The most important distinction is between imported cases detected in travellers arriving in NZ and cases where transmission has occurred within this country. While quarantine measures remain in place at our points of entry, cases detected in arriving travellers should not be a threat to any elimination status. Indeed, we can expect such cases to continue and potentially increase depending on numbers of arrivals, their source countries and the intensity and distribution of the global COVID-19 pandemic. By contrast, the other categories of cases all threaten the country’s potential elimination status. Such cases should be carefully classified to help inform our containment efforts and identify improvements.

The term “community transmission” is ambiguous and probably not particularly helpful for defining elimination status. For a highly infectious virus like SARS-CoV-2, all transmission events in the susceptible NZ population would threaten elimination status. As noted in the table, some events would be of much greater concern than others, notably cases where the source of infection is unknown.

The categories presented here should ideally be used to also classify test data, including both test requests and results. That way it would be possible to calculate positivity proportions (%) in meaningful ways.

Sample table for categorising and presenting regularly updated COVID-19 case data in NZ

Case transmission category Implications Last 24h Last 7 days Last 28 days Cumul-ative
Imported infections
Travellers to NZ (with these being in isolation until recovery) Does not impact on elimination status
Cases linked to imported infections1
Aircrew or airport staff, ship crews or seaport staff Failure of border quarantine systems
People who were infected as a household contact of a known infected traveller or airport/seaport worker Failure of border quarantine systems2
People who were infected as a contact of a known infected traveller (other than household contacts) or part of an outbreak linked to a traveller Failure of border quarantine systems2
Cases linked to spread within NZ1
People whose source of infection is unknown (and investigations have been exhausted) Potentially widespread transmission in NZ
People who were infected as a household contact of a known case (but where this case was not a traveller to NZ) Transmission within NZ2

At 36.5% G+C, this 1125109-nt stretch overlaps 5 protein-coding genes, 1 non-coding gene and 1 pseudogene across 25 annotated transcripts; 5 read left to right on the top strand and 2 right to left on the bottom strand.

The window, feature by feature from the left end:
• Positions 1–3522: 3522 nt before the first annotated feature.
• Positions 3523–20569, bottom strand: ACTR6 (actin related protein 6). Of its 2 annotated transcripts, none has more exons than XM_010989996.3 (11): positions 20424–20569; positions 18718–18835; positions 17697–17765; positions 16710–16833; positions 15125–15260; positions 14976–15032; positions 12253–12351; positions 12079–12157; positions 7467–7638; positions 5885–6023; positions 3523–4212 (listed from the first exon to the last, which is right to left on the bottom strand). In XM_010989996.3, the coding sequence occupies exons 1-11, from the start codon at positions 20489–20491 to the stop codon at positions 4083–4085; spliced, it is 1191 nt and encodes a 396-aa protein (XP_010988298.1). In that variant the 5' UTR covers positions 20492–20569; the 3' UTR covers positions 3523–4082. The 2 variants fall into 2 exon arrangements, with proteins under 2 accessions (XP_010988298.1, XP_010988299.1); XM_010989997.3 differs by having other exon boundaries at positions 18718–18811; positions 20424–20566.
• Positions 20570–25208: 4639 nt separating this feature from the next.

People who were infected from a known case in the community (ie, epidemiologically linked and not in the above categories) or part of an outbreak linked to such a case Transmission within NZ2

Indicator of the effectiveness of contact tracing

People who were infected in a healthcare setting Failure of infection control2
People whose source of infection is unknown but investigations are still proceeding Uncertain importance but potentially widespread transmission within NZ
Potential cases and potentially linked to spread within NZ1
People identified as infected during systematic testing of asymptomatic populations who are more likely to be exposed to COVID-19, eg, healthcare workers, staff in quarantine facilities Implications depend on population, context, and test specificity.3

Could indicate widespread transmission within NZ

1 Cases in these categories contribute to the ‘not-imported’ grouping and would have implications for maintenance of any elimination status, depending on how that is defined.

2 The importance of these cases depends on whether these outbreaks are being successfully investigated and contained through rapid contract tracing and quarantine.

3 Testing of asymptomatic people will inevitably identify false positives which need to be evaluated before deciding whether they are ‘true’ cases.

Image by 200 Degrees from Pixabay


2 Responses to “What we would like to see on the Ministry of Health’s website to better inform progress on COVID-19 elimination”

  • Very interesting – at last some detail extracted from the rather limited stuff on the MoH website.
    There are also some political questions that remain unanswered (and unasked by the journalists) that might have some retrospective interest – given our government is joining the hunt for hard facts from the Chinese political response!

    1. When the MoH advised closing the border to foreigners and NZ citizens tryin to return, did they have a fall back position on what to do re managing the NZ returnees? E.g. hard quaranteen and not just a box tick and stay home.

    2. If they did have a fall-back position presented, why did they ignore it and have soft border?

    3. If they did not have a fall-back position from MoH, why did they not invent or consider their own?

    4. If they did consider their own, why did they not implement it until the Epi Select Committee and it’s witnesses raised the issue?

    5. If we had had a hard border with effective quarantine in mid-March, would we have had to go into level 4 with all the pain that imposed and will yet impose on out society?

    I leave it you, kind reader, to apportion the political blame if we ever get the answers to any of these questions.

  • Isn’t it great how the dates have turned out to be quite crucial and analysis of what happened in our response to Covid-19? It has almost become like The old joke, “Who shot Mussolini?”